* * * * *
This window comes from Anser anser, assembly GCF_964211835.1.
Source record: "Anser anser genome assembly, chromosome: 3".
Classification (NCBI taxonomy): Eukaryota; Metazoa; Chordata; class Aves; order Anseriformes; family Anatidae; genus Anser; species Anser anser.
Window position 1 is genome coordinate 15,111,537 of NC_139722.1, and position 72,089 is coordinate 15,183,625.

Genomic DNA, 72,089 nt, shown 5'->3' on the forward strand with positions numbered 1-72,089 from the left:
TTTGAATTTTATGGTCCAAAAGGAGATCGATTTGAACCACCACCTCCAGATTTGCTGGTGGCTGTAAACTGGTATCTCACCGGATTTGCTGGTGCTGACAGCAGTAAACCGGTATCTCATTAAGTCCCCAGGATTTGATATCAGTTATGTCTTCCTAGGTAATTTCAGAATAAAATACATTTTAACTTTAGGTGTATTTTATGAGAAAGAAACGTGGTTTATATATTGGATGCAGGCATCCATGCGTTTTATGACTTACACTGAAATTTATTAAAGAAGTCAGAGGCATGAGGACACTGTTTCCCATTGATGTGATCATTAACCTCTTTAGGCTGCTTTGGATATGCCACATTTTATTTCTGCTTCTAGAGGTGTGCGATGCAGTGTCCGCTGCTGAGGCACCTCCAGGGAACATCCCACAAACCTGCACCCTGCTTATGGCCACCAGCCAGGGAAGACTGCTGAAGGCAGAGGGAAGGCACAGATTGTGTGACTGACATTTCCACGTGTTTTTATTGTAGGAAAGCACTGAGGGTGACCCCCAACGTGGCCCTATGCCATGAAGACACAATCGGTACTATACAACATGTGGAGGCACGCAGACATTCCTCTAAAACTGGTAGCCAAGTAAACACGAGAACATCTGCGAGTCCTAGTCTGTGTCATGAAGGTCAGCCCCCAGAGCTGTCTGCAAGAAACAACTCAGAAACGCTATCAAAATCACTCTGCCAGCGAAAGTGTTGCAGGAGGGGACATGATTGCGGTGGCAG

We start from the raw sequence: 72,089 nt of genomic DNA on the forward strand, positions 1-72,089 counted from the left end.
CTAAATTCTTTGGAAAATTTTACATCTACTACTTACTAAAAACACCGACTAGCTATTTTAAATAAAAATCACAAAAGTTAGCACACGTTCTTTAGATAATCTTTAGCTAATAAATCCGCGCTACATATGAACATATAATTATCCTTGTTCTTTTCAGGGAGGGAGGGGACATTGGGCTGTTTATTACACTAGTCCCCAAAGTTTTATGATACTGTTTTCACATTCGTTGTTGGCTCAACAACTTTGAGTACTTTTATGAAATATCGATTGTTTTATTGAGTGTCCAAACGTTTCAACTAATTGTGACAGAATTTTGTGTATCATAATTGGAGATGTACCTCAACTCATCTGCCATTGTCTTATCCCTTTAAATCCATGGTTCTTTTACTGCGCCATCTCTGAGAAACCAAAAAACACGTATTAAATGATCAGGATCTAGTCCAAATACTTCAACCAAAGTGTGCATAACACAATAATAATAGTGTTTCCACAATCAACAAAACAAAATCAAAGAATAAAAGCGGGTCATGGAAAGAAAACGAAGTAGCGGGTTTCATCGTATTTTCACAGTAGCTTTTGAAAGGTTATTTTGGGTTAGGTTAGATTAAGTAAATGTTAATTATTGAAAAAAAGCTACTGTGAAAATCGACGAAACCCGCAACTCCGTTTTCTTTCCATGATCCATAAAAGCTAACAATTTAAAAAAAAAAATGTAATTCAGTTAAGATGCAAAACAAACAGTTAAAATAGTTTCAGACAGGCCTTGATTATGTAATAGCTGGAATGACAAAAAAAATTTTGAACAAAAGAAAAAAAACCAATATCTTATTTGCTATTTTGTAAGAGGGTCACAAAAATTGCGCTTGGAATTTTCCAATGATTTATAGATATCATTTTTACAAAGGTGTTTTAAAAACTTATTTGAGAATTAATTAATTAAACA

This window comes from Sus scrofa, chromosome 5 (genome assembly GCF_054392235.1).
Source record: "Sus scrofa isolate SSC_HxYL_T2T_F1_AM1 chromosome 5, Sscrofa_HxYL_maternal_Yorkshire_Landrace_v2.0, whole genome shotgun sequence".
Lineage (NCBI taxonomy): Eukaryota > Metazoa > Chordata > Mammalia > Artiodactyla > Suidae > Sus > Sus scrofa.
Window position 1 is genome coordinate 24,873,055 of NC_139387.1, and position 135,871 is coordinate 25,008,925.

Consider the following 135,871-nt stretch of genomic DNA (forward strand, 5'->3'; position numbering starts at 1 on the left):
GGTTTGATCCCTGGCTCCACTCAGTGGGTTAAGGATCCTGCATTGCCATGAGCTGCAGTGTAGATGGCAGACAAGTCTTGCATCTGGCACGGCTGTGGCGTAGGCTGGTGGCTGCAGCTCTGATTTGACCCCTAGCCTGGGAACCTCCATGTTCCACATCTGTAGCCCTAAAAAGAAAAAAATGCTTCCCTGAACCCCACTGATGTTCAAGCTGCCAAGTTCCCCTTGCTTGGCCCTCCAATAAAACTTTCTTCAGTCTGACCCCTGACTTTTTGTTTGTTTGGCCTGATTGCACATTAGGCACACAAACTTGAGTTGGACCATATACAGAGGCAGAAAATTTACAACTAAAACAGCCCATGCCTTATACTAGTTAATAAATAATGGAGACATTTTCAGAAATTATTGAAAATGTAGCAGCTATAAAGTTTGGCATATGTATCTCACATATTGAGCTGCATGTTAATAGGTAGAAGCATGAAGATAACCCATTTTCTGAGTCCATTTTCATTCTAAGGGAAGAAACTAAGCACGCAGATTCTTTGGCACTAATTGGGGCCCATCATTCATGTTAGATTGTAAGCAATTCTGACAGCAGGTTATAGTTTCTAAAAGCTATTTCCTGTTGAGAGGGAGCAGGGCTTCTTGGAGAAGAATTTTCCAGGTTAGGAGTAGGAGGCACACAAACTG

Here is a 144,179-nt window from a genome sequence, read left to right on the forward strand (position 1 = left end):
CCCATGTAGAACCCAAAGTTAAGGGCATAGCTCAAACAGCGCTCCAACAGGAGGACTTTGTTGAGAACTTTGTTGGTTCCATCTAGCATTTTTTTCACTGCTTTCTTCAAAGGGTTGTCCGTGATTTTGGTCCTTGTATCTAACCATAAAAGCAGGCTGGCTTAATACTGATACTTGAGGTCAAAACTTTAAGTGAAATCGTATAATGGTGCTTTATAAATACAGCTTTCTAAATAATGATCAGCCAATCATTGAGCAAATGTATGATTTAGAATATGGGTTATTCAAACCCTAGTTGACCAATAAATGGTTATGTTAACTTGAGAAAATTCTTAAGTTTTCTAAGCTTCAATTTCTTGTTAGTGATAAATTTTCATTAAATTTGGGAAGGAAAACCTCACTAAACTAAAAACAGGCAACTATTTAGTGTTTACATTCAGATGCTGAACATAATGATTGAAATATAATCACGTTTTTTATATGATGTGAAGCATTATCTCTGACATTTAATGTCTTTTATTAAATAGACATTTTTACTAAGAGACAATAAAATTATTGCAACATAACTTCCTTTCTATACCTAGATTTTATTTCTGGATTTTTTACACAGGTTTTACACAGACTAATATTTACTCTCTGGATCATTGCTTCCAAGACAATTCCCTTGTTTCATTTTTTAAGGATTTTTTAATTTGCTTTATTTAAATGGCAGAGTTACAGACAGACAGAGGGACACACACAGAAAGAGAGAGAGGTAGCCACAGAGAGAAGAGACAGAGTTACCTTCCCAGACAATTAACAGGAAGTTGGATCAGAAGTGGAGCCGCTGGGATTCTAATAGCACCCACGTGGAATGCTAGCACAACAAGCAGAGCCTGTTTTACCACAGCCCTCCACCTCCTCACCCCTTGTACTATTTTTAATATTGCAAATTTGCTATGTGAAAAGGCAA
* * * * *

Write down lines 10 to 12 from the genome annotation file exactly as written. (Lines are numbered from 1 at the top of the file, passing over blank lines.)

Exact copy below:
Source record: "Sus scrofa isolate SSC_HxYL_T2T_F1_AM1 chromosome 5, Sscrofa_HxYL_maternal_Yorkshire_Landrace_v2.0, whole genome shotgun sequence".
Lineage (NCBI taxonomy): Eukaryota > Metazoa > Chordata > Mammalia > Artiodactyla > Suidae > Sus > Sus scrofa.
Window position 1 is genome coordinate 24,873,055 of NC_139387.1, and position 135,871 is coordinate 25,008,925.